Question XMP/DOCP BIOS Settings Questions


May 26, 2019
Like many PC gamers right now, I am waiting for the PC parts shortage (particularly the GPU) to end. During this wait, I have been refreshing some of my PC building and tech specs knowledge from books and tech experts/enthusiasts on YouTube. I just watched one tech expert/enthusiast JayzTwoCents' video on ways to improve speed and performance on both new and old PCs. One area that he stated was to enable XMP or DOCP on Intel or AMD motherboards to boost the Memory speed on the RAM from the Default 2133 MHz speed on DDR4 sticks to whatever the higher memory speed may be on the RAM sticks (e.g. 3200 or 3600 MHz). From my understanding based on the video, when enabling XMP/DOCP, it is technically an overclock, but if the RAM is rated up to 3000 or 3200 MHz then the system should be fine, but beyond that, there could be issues. Now I am not super knowledgeable in all computer tech specs, but currently both the Intel 11th Gen and AMD Ryzen 5000 series CPUs handle up to DDR4-3200 memory speed. I currently have G.Skill Ripjaws V 32 GB (2 x 16 GB) DDR4-3600 CL16 Memory that I intend to use for my next build after the parts shortage ends. I am not an overclocker, but I try to get the maximum speed from my computer components like the CPU and RAM at or up to their manufacture designed specifications. I will provide links to both my RAM and the video incase it helps to answer my questions.

My questions are:

  1. To get the faster memory speed and remain stable, would the memory speeds as listed on both the CPU and RAM specs need to match (e.g. DDR4-3200)?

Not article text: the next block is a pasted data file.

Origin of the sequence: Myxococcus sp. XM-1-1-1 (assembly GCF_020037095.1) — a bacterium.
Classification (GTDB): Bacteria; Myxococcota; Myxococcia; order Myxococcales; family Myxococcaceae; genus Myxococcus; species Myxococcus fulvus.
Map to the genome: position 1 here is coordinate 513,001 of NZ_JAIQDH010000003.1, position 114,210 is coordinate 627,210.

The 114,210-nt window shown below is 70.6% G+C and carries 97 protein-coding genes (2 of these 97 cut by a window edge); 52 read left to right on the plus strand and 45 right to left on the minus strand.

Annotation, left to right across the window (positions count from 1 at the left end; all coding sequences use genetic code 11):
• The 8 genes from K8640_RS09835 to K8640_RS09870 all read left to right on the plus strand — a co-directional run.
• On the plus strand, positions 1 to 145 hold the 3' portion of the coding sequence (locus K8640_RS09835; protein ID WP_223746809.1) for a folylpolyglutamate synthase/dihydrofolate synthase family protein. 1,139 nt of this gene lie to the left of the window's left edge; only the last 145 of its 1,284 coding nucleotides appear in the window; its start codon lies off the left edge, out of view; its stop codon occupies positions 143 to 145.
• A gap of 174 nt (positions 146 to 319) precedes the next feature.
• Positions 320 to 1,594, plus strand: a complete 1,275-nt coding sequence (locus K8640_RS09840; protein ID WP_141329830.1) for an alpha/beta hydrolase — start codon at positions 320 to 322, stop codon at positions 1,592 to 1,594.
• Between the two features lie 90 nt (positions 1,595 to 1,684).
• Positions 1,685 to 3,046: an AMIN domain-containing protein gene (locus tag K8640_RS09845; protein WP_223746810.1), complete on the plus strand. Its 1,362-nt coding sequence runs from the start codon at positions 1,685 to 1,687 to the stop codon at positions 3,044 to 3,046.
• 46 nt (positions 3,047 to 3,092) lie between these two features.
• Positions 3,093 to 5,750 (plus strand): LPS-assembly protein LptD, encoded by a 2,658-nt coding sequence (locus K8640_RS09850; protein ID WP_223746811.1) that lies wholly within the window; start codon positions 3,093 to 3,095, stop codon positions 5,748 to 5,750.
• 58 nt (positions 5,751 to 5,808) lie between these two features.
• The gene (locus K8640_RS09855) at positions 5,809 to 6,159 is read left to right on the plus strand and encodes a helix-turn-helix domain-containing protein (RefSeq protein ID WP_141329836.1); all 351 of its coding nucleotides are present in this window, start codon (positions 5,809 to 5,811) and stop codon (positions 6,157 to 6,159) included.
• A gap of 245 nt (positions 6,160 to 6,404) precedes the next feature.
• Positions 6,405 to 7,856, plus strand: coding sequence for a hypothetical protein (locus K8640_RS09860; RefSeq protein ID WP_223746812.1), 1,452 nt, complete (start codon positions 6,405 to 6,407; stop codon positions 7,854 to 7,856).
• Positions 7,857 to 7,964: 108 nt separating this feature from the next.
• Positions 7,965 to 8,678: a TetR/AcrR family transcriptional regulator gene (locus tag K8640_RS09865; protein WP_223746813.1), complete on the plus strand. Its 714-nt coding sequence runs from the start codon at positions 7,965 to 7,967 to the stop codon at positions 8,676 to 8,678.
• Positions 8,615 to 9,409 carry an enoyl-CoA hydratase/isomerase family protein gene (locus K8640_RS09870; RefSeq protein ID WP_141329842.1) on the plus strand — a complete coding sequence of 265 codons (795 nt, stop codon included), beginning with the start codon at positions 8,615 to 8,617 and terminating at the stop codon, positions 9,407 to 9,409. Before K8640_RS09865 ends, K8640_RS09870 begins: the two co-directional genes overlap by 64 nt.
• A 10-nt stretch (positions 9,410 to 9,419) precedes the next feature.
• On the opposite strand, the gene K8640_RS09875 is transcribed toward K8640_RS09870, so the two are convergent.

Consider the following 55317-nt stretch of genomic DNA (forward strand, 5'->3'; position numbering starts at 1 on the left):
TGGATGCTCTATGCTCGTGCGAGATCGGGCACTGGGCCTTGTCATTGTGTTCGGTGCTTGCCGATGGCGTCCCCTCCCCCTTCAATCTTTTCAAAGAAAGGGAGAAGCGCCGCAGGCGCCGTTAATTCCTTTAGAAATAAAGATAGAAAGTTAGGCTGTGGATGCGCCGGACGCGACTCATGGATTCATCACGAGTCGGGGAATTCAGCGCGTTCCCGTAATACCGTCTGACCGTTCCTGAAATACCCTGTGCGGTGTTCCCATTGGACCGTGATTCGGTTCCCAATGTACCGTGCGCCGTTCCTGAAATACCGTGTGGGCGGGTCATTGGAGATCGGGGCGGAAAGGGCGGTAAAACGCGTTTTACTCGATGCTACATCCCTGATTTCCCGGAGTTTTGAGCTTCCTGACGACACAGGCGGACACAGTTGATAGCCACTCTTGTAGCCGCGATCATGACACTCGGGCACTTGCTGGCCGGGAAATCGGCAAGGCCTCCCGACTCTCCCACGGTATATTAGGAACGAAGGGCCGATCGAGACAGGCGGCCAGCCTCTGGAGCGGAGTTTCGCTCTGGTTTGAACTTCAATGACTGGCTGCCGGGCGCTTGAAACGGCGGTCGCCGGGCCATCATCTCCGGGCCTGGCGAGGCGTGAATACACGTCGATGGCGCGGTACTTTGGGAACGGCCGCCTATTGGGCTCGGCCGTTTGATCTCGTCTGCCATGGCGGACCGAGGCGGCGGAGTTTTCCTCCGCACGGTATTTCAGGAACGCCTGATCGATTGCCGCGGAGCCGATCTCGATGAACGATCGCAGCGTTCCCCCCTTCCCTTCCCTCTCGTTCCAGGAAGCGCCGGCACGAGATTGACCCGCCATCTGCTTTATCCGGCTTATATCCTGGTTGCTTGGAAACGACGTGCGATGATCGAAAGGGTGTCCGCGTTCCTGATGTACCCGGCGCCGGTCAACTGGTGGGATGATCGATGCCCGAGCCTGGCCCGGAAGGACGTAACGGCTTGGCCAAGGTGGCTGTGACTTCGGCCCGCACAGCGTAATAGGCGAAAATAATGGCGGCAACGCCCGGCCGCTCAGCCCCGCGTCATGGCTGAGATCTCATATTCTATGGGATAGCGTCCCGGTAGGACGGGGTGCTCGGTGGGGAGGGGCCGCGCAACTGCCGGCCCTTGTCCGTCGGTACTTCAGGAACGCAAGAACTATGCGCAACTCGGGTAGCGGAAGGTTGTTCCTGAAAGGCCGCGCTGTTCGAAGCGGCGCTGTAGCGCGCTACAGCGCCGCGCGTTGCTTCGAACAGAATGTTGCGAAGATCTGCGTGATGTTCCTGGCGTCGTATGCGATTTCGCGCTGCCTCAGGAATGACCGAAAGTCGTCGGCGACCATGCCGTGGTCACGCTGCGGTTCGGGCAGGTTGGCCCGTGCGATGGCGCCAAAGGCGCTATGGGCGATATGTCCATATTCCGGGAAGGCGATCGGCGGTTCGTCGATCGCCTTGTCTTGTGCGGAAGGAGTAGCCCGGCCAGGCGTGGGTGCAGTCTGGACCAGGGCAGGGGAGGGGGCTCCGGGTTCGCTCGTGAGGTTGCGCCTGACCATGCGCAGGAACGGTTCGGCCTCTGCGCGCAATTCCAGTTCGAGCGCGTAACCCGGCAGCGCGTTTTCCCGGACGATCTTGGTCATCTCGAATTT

2. Depending on the answer to Question 1, if both my CPU and RAM are rated for DDR4-3200 memory speed, would I just enable XMP/DOCP and that's it?
  3. Dependent on the answers to the previous two questions, both Intel and AMD CPUs are rated at DDR4-3200 memory speed and my RAM is rated at DDR4-3600 memory speed. If the RAM does need to be rated at DDR4-3200 and match the DDR4-3200 CPU memory speed, is there a setting option available in the BIOS to set the XMP/DOCP memory speed to 3200 instead of 3600?
RAM: G.SKILL Ripjaws V Series 32GB DDR4 3600 RAM Memory -
Video (at 1:48) : 5 Ways to make your PC Faster for FREE! - YouTube

Best way to ensure a stable system for RAM is to select a kit from the MB QVL that are tested and known to work. Choose a kit the size and frequency that the CPU and MB support.
Some kits do indeed have pre profiles such as XMP or D.O.C.P however these profiles may not work and require manually entering in Bios their SPD Timings and Voltage. Generally the higher the rated frequency of your OC RAM the looser the Timings and the RAM voltage needs tweaking.

I recommend you update your Bios and chipset prior installing your RAM for better compatibility and performance.

1. Very much depends on the quality of the RAM chips (silicon lottery) thats why DIMMs are binned at the manufacturers facility. The binning process matches each module into a single kit to ensure compatibility due to minor differences in Latency/Density. Your CPU will have official support for a certain MHz frequency and beyond that is not guaranteed to work.

2. 3200MHz is indeed OC RAM. The IMC (Integrated Memory Controller) is located on the CPU and will ultimately determine what frequency it can handle. Profiles such as XMP are for simple and easy Overclocking and may not work, You just have to enable it and see. No harm done in trying.

3. You either choose a profile or you manually enter the SPD details in Bios manually. This is done in DRAM timing control and adjustments in DRAM voltage. There will be an ability to set your RAMs rated frequency however there is no guarantee (due to the limitations of the IMC) and the system may default to a lower frequency.